Whether organic and biodynamic wines are better quality or not, the practices employed in producing them are arguably better for the environment. In my opinion, anything I can do to be a better steward of the planet on which we live is worthwhile. After all, it’s the only environment we have.  

Have you tried organic or biodynamic wines? Let me know, in the comments, what you thought of them. 


  • By Kent Reynolds
#MWWC30, Baco Noir, Grenache, MWWC, Vranac, Wine

The Value in the Obscure – #MWWC30

Monthly Wine Writing Challenge

Obscure…O-B-S-C-U-R-E…I have never heard of the grape or the region from which this wine is made; they are both obscure. Obscure.

Having successfully completed the latest round in the Monthly Wine Writing Challenge Spelling Bee, let me just say that I am a big fan of the obscure. Although there is no conceivable way to taste all of the thousands of different grape varieties in my lifetime, I am committed to giving it my all, and taste as many as possible! Not too long ago, I learned about the Century Wine Club. Yes, it’s a thing! All you have to do to qualify for membership is taste at least 100 different grape varieties. After going through my wine log, I discovered that I was only a handful short, so I hastened to my local wine shop and stocked up on a few more obscure varietals and blends. Yes, blends count toward membership.century_club_seal

As you may have determined by now, this is my entry into the 30th Monthly Wine Writing Challenge, #MWWC30. Last month’s winner, Shez, The Epicurious Texan, had the honor of selecting the topic for the next Challenge. As luck would have it, she selected “Obscure.”

obscureRegular readers of my blog may know just how much I enjoy the pursuit of the obscure. My love of obscure not only includes grape varieties, but regions, too. I am even writing a series of blog posts on “Lesser Known AVA’s” which can be accessed from the tab on my menu. Sure, it’s small now, but wait till I get going! Whenever possible, I like to conduct my research live and in person. But that is perhaps a topic for another MWWC.


Nevertheless, when Shez was kind enough to post a blog offering some guidance into what she had in mind with this topic, she specified that she is interested in reading about others’ favorite obscure wines and grape varieties. My only hesitation is in adhering to Shez’ suggestion that we select “that one varietal that they love…” Just one? As much as I tried, the best I could do was narrow it down to three. I hope that’s OK, Shez.

Many who are “into” wine might not find my first selection to be that “obscure”, but most people I know with limited wine knowledge have never heard of it. In fact, just the other day at lunch, a co-worker was looking over the wine list, and asked if any of us had ever tasted “Gree-natch.”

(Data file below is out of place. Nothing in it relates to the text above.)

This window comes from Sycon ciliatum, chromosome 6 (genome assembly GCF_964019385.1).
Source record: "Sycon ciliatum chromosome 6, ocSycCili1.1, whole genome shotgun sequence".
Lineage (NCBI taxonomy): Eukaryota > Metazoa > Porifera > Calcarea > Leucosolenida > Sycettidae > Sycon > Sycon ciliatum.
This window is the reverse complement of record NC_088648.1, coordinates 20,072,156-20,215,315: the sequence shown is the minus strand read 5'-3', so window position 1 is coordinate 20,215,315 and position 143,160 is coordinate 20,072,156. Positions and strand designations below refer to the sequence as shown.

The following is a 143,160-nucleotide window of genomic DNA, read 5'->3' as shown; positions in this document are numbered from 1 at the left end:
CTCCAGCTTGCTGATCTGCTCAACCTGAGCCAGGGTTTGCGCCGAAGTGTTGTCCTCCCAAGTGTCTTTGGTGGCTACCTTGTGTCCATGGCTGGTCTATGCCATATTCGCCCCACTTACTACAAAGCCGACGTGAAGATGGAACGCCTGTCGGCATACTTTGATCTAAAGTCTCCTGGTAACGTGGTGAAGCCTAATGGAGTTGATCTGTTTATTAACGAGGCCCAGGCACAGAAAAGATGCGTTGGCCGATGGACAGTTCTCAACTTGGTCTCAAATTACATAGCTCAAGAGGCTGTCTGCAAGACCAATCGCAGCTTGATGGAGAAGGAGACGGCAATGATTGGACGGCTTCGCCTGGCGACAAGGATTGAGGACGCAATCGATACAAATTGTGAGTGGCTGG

Grenache is a red grape, and is probably most famous as one of the trio of grapes that make of the classic Rhone blend GSM – Grenache, Syrah, and Mourvedre. (Another obscure grape!) It is also the main grape used in Chateauneuf-du-Pape wines, and is renowned as a major player in Rosé from Provence.  In addition to France, Grenache is also widely planted in the U.S., Australia, and Spain where it is known as Garnacha. One of the things I like about Grenache is its versatility. I have tasted Grenache wines ranging from light-bodied with mineral and gravel notes, to rich and full-bodied with juicy red and black fruit flavors. My favorite Grenache to date falls into the latter category.


Navarro Vineyards Grenache 2012 ($27.00 Retail)

Big, bold red. Blackberry, cassis, spice, and oak. Full bodied with firm, smooth tannins.

I’m not sure why I didn’t take more detailed tasting notes on this one. Maybe because it left such an indelible impression on my brain that I knew I would never, ever forget it!

My second obscure grape may be more familiar to those of you in the Great White North. While on my Quebec “work-cation” earlier this year, I came across Baco Noir, a hybrid grape originally developed to resist phylloxera while maintaining a French character. The grape is also quite hardy and can withstand the harsher weather and climate conditions found in cold regions like Canada. Unlike many native Canadian grapes, which display “foxy” aromas, Baco Noir is bold and fruity.


Henry of Pelham Baco Noir 2014 ($16.40 CAD, approximately $11.35 USD Retail)

Fruit explosion! Deep violet in color. Aromas of blueberry and raspberry. Flavors burst with blueberry, blackberry, black currant, and cedar. Medium tannins, yet full-bodied, with zesty, tingling acidity. Best with food; the acidity can overpower without. The finish lingers with berry and spice.